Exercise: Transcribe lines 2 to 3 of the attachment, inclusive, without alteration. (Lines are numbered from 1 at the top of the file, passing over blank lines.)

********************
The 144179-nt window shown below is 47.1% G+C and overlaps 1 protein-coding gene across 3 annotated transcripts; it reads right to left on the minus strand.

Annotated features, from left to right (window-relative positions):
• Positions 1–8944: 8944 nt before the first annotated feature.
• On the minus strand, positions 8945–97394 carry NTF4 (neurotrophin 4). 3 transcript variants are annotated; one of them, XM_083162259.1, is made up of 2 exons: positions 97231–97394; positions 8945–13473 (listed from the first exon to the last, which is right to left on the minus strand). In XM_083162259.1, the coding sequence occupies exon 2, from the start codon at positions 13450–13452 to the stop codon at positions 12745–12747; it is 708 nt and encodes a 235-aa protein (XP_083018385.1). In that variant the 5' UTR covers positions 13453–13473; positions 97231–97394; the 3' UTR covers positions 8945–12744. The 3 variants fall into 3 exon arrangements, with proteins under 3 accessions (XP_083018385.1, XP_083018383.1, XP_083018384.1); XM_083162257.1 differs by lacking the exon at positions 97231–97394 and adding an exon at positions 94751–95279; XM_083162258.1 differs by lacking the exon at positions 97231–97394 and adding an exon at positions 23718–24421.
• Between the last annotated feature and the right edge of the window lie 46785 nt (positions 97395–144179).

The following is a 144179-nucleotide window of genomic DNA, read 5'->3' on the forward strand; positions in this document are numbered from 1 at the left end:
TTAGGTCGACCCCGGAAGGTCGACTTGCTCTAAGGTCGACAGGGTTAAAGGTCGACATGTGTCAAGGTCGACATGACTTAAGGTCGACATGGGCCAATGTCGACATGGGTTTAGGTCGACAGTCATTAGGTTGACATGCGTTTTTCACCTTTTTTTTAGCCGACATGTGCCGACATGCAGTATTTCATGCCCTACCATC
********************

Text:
Annotated features, from left to right (window-relative positions):
• Positions 1–8944: 8944 nt before the first annotated feature.